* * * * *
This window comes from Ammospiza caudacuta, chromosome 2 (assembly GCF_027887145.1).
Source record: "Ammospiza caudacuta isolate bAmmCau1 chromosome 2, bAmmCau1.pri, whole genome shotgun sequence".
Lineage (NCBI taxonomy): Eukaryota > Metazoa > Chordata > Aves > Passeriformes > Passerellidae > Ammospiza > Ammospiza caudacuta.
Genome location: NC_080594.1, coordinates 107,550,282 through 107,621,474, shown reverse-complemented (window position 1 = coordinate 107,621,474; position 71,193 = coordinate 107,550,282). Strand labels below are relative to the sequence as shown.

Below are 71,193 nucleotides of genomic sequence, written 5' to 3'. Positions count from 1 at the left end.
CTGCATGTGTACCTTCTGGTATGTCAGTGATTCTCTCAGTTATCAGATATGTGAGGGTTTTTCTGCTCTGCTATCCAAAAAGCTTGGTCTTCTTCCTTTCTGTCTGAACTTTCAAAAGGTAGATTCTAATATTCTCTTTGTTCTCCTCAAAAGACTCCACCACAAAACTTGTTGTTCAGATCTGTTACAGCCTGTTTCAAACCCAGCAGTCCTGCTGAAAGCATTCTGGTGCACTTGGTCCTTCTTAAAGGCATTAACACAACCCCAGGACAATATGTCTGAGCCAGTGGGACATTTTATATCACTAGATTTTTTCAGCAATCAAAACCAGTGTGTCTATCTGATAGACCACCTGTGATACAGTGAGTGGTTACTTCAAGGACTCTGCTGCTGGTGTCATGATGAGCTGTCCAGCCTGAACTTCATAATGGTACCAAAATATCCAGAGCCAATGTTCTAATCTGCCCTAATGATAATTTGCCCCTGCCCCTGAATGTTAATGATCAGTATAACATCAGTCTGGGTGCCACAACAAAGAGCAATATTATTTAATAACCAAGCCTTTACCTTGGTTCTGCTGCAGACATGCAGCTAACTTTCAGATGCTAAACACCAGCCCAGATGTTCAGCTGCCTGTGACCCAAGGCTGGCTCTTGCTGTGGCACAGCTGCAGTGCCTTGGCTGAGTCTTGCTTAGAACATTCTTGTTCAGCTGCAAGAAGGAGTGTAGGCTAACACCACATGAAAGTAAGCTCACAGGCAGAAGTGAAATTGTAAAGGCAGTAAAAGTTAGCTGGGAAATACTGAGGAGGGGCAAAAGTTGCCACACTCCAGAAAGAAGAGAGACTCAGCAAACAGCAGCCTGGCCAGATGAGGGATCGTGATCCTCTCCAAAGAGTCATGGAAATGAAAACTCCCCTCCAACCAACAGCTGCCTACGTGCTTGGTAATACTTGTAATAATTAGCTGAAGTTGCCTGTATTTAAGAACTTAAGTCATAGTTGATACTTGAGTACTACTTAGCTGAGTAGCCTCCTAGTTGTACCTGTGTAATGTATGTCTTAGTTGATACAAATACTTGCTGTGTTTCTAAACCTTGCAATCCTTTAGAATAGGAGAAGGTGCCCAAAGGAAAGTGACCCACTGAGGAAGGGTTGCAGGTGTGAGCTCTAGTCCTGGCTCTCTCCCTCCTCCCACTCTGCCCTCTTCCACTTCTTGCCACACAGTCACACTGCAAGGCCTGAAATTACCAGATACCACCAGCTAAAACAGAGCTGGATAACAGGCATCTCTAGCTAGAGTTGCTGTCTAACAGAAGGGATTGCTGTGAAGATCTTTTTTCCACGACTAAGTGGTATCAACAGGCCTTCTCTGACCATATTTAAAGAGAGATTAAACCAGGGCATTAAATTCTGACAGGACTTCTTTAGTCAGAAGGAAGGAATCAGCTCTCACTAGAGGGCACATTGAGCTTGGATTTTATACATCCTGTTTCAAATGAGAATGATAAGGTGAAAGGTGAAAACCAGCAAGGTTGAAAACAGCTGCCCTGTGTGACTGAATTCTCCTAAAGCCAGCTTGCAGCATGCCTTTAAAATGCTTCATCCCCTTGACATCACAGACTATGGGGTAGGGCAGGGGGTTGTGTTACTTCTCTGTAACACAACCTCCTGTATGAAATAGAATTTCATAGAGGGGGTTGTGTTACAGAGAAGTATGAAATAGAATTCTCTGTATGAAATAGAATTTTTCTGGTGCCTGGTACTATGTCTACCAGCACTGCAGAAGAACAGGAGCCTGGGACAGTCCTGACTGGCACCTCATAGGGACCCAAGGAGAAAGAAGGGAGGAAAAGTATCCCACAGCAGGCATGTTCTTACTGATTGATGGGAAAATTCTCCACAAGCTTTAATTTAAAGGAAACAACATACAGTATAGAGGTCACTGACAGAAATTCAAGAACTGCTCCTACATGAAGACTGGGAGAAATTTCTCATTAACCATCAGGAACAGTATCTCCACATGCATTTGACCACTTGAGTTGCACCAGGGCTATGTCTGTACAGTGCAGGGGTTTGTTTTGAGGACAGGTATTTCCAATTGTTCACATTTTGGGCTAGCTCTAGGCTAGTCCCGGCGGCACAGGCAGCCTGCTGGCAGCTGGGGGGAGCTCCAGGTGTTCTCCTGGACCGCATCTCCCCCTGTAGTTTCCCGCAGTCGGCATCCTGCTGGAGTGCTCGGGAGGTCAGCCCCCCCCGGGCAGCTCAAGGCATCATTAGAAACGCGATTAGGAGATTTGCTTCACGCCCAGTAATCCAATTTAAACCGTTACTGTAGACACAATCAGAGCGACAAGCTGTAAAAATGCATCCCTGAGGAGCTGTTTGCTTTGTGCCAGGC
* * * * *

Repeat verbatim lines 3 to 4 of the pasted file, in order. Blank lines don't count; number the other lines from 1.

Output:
Lineage (NCBI taxonomy): Eukaryota > Metazoa > Chordata > Aves > Passeriformes > Passerellidae > Ammospiza > Ammospiza caudacuta.
Genome location: NC_080594.1, coordinates 107,550,282 through 107,621,474, shown reverse-complemented (window position 1 = coordinate 107,621,474; position 71,193 = coordinate 107,550,282). Strand labels below are relative to the sequence as shown.